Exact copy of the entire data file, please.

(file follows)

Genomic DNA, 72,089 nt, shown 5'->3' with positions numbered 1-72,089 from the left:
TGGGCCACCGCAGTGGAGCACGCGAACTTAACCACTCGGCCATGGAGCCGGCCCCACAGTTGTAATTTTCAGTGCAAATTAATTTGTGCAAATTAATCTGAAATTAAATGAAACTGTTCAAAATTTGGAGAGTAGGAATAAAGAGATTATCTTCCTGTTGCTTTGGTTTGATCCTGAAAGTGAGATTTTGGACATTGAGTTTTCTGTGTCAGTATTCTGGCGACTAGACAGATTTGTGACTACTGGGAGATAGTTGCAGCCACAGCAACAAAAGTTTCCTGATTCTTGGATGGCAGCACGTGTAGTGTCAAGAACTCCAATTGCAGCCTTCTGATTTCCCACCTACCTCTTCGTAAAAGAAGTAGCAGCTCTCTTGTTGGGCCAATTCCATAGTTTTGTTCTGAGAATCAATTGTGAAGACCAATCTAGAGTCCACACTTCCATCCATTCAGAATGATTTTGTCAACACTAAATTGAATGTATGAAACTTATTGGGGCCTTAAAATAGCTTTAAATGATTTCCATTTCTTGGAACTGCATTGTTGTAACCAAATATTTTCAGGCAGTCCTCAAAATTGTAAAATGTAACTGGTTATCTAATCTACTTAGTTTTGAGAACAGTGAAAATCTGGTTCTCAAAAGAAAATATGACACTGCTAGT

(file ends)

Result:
Genomic DNA, 72,089 nt, shown 5'->3' with positions numbered 1-72,089 from the left:
TGGGCCACCGCAGTGGAGCACGCGAACTTAACCACTCGGCCATGGAGCCGGCCCCACAGTTGTAATTTTCAGTGCAAATTAATTTGTGCAAATTAATCTGAAATTAAATGAAACTGTTCAAAATTTGGAGAGTAGGAATAAAGAGATTATCTTCCTGTTGCTTTGGTTTGATCCTGAAAGTGAGATTTTGGACATTGAGTTTTCTGTGTCAGTATTCTGGCGACTAGACAGATTTGTGACTACTGGGAGATAGTTGCAGCCACAGCAACAAAAGTTTCCTGATTCTTGGATGGCAGCACGTGTAGTGTCAAGAACTCCAATTGCAGCCTTCTGATTTCCCACCTACCTCTTCGTAAAAGAAGTAGCAGCTCTCTTGTTGGGCCAATTCCATAGTTTTGTTCTGAGAATCAATTGTGAAGACCAATCTAGAGTCCACACTTCCATCCATTCAGAATGATTTTGTCAACACTAAATTGAATGTATGAAACTTATTGGGGCCTTAAAATAGCTTTAAATGATTTCCATTTCTTGGAACTGCATTGTTGTAACCAAATATTTTCAGGCAGTCCTCAAAATTGTAAAATGTAACTGGTTATCTAATCTACTTAGTTTTGAGAACAGTGAAAATCTGGTTCTCAAAAGAAAATATGACACTGCTAGT